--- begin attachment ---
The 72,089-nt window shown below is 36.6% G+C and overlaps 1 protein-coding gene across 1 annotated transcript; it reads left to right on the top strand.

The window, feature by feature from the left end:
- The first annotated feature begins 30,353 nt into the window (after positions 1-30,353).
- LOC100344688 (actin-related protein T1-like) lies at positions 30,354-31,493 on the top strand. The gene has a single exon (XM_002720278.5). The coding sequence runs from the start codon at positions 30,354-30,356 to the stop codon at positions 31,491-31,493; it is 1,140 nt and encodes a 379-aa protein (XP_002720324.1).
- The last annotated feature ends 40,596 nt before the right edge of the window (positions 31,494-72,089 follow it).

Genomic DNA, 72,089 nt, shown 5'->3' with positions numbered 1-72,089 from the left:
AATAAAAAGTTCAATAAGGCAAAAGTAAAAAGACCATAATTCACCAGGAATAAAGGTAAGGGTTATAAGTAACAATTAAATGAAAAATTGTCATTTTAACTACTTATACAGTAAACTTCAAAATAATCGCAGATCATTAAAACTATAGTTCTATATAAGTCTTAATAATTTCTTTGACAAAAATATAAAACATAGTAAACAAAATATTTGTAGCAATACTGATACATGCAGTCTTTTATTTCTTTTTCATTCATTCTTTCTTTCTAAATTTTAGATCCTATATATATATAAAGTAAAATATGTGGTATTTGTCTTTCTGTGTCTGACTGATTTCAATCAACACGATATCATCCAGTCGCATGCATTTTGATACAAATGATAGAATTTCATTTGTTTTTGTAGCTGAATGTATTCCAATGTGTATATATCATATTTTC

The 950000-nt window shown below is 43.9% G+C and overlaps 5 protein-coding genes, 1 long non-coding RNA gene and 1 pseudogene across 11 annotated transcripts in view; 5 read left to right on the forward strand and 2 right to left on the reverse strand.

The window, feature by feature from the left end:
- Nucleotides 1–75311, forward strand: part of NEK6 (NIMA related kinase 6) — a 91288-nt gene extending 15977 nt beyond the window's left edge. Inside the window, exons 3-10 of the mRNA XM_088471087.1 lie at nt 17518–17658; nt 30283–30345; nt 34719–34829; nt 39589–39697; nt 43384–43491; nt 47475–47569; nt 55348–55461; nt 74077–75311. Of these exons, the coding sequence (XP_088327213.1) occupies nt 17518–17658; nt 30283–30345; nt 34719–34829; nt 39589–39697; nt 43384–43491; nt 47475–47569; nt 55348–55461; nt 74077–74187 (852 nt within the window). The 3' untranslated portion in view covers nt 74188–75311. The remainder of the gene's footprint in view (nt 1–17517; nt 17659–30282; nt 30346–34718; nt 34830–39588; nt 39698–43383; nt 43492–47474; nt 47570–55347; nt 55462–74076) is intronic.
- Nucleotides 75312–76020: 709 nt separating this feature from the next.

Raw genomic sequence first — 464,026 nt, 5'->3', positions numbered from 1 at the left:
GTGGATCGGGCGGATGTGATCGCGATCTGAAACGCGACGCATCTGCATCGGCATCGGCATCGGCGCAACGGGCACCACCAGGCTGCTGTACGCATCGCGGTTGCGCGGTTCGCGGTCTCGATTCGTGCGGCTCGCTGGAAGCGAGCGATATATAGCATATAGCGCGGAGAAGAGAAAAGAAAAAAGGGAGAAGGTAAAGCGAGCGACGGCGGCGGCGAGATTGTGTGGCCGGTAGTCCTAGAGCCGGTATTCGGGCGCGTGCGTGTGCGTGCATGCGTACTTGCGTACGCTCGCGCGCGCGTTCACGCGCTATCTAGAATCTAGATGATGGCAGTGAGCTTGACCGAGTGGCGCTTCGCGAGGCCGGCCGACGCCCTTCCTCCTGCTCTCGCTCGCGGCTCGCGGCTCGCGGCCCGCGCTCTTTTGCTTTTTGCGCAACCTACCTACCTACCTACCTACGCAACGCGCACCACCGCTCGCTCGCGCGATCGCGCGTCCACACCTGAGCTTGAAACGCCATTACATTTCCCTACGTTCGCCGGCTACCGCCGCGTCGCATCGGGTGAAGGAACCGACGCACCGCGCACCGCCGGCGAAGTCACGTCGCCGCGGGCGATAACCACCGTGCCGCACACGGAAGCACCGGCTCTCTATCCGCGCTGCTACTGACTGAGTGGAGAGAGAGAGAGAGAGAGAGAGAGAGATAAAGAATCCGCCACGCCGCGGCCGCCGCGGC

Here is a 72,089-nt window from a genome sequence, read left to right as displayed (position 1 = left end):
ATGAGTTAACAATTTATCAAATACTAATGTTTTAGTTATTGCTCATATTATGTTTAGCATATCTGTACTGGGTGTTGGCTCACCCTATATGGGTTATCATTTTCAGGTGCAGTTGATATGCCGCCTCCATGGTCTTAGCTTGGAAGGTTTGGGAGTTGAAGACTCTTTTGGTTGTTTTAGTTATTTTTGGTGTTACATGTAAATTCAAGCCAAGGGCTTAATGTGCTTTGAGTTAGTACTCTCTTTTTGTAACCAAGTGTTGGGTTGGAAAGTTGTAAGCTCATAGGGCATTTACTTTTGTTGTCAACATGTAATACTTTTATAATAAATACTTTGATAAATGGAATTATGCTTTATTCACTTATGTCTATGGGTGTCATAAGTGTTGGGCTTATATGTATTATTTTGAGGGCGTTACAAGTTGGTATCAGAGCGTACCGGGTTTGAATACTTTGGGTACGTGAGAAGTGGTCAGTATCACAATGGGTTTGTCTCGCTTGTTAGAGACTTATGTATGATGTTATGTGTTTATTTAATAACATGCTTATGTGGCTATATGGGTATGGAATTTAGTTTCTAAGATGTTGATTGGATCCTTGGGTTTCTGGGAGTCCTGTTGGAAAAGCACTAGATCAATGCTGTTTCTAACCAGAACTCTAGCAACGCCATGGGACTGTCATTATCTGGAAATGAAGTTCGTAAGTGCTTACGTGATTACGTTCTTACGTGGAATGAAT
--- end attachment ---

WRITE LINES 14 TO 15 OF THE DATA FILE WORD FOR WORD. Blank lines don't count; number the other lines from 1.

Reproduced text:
Here is a 72,089-nt window from a genome sequence, read left to right as displayed (position 1 = left end):
ATGAGTTAACAATTTATCAAATACTAATGTTTTAGTTATTGCTCATATTATGTTTAGCATATCTGTACTGGGTGTTGGCTCACCCTATATGGGTTATCATTTTCAGGTGCAGTTGATATGCCGCCTCCATGGTCTTAGCTTGGAAGGTTTGGGAGTTGAAGACTCTTTTGGTTGTTTTAGTTATTTTTGGTGTTACATGTAAATTCAAGCCAAGGGCTTAATGTGCTTTGAGTTAGTACTCTCTTTTTGTAACCAAGTGTTGGGTTGGAAAGTTGTAAGCTCATAGGGCATTTACTTTTGTTGTCAACATGTAATACTTTTATAATAAATACTTTGATAAATGGAATTATGCTTTATTCACTTATGTCTATGGGTGTCATAAGTGTTGGGCTTATATGTATTATTTTGAGGGCGTTACAAGTTGGTATCAGAGCGTACCGGGTTTGAATACTTTGGGTACGTGAGAAGTGGTCAGTATCACAATGGGTTTGTCTCGCTTGTTAGAGACTTATGTATGATGTTATGTGTTTATTTAATAACATGCTTATGTGGCTATATGGGTATGGAATTTAGTTTCTAAGATGTTGATTGGATCCTTGGGTTTCTGGGAGTCCTGTTGGAAAAGCACTAGATCAATGCTGTTTCTAACCAGAACTCTAGCAACGCCATGGGACTGTCATTATCTGGAAATGAAGTTCGTAAGTGCTTACGTGATTACGTTCTTACGTGGAATGAAT